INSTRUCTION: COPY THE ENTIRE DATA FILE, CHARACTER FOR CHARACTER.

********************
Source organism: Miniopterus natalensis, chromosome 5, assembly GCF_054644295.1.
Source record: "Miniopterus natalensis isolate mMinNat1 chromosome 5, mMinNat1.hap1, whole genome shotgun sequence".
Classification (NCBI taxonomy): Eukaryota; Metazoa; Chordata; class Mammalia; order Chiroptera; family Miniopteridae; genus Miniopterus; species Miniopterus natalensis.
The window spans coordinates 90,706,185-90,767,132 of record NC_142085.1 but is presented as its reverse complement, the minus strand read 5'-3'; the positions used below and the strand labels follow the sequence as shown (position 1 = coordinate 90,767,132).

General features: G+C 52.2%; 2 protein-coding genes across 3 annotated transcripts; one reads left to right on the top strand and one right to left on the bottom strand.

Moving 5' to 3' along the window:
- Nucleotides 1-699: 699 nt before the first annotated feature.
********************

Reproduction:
Source organism: Miniopterus natalensis, chromosome 5, assembly GCF_054644295.1.
Source record: "Miniopterus natalensis isolate mMinNat1 chromosome 5, mMinNat1.hap1, whole genome shotgun sequence".
Classification (NCBI taxonomy): Eukaryota; Metazoa; Chordata; class Mammalia; order Chiroptera; family Miniopteridae; genus Miniopterus; species Miniopterus natalensis.
The window spans coordinates 90,706,185-90,767,132 of record NC_142085.1 but is presented as its reverse complement, the minus strand read 5'-3'; the positions used below and the strand labels follow the sequence as shown (position 1 = coordinate 90,767,132).

General features: G+C 52.2%; 2 protein-coding genes across 3 annotated transcripts; one reads left to right on the top strand and one right to left on the bottom strand.

Moving 5' to 3' along the window:
- Nucleotides 1-699: 699 nt before the first annotated feature.